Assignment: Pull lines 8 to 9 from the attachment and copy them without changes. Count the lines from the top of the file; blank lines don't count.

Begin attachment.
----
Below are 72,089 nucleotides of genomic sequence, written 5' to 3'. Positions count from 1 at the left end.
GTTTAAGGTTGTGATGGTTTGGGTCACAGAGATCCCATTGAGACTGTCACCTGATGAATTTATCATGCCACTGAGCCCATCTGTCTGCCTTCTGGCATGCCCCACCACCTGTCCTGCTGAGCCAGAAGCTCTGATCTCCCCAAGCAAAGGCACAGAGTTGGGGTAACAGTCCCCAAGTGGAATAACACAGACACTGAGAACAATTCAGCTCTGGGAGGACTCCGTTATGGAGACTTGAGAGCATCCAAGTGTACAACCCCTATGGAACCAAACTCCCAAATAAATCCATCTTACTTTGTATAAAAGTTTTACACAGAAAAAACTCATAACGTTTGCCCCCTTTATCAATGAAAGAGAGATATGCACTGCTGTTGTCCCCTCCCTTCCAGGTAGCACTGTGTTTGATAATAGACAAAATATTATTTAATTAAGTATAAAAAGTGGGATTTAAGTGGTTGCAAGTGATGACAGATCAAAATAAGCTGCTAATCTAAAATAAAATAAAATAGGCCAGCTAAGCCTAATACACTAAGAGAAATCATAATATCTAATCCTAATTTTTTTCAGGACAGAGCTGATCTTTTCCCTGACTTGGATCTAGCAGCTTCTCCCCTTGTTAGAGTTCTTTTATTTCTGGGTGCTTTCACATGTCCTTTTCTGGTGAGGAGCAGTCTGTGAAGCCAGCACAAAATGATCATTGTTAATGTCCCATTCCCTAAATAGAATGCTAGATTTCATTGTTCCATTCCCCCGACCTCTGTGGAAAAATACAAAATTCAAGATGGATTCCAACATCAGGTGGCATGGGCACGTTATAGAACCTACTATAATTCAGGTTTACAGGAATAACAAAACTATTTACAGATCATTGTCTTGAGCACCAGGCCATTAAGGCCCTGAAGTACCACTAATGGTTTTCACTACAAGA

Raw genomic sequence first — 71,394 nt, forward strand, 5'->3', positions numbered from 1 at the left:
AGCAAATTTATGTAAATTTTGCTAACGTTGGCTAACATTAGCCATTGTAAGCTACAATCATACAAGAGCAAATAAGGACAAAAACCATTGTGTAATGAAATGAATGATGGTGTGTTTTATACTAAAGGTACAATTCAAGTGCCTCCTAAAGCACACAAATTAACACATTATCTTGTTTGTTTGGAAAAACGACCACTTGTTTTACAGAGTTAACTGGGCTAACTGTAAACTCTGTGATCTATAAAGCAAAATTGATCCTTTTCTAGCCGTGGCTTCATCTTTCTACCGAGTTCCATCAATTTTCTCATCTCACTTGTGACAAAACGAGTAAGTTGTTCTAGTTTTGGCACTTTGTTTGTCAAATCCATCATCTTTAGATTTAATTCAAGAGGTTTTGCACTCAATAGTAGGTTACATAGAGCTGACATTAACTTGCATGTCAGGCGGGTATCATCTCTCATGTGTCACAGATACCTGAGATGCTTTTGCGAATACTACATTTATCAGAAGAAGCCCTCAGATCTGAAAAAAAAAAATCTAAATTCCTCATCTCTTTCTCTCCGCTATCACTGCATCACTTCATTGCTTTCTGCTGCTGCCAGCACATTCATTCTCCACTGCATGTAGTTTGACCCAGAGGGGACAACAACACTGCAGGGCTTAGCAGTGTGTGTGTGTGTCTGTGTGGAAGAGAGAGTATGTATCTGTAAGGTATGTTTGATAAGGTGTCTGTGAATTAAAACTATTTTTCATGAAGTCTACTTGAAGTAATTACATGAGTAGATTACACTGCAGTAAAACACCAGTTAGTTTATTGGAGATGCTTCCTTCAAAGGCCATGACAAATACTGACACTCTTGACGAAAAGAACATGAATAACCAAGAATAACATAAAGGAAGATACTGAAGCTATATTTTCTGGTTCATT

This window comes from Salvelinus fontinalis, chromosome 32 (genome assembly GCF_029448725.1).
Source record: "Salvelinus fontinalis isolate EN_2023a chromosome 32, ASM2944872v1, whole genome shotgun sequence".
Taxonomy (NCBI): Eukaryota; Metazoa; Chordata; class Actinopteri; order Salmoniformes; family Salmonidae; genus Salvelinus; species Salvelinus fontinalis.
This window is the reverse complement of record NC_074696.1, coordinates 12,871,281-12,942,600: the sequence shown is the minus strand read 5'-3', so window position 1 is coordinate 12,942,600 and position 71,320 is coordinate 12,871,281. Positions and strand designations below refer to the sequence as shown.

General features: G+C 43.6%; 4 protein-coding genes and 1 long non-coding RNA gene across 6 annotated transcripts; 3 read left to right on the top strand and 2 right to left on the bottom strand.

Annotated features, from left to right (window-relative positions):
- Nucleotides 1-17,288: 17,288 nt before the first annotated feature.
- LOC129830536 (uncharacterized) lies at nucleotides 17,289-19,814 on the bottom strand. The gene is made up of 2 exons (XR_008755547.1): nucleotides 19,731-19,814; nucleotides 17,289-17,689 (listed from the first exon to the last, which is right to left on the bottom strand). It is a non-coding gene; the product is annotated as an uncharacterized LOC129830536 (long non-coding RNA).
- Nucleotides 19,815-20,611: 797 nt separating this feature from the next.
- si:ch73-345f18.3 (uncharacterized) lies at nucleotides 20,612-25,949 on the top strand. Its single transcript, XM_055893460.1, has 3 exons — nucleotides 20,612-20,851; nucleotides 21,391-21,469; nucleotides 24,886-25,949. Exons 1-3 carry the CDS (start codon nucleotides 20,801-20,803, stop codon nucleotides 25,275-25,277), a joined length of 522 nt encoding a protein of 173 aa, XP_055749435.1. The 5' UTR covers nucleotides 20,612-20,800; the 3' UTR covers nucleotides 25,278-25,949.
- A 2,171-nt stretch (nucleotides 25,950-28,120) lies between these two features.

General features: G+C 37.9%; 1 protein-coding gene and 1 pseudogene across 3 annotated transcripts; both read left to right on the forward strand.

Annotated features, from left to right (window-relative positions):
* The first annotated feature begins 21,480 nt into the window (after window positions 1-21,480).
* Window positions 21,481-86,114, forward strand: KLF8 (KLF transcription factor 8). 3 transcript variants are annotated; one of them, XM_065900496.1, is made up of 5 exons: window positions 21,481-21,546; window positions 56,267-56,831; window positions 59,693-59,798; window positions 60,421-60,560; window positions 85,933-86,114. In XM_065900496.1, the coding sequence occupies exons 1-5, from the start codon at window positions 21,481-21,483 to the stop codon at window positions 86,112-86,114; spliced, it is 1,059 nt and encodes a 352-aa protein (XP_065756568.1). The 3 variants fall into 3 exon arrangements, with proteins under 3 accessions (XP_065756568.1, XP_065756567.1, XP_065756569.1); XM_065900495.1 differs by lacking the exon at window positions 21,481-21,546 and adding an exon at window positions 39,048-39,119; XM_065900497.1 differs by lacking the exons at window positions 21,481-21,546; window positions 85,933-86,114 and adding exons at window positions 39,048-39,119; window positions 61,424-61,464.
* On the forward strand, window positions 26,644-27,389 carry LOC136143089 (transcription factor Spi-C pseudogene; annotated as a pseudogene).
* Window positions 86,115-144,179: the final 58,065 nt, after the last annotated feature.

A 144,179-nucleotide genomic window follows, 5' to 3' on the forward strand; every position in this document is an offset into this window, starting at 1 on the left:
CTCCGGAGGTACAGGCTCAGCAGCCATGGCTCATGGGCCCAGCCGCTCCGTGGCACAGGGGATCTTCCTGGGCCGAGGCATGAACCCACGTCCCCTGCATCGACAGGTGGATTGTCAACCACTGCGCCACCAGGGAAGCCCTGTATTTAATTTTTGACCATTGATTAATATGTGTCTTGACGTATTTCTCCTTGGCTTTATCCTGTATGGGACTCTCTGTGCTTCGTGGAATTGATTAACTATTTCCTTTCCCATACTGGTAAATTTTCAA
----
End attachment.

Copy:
This window is the reverse complement of record NC_074696.1, coordinates 12,871,281-12,942,600: the sequence shown is the minus strand read 5'-3', so window position 1 is coordinate 12,942,600 and position 71,320 is coordinate 12,871,281. Positions and strand designations below refer to the sequence as shown.

General features: G+C 43.6%; 4 protein-coding genes and 1 long non-coding RNA gene across 6 annotated transcripts; 3 read left to right on the top strand and 2 right to left on the bottom strand.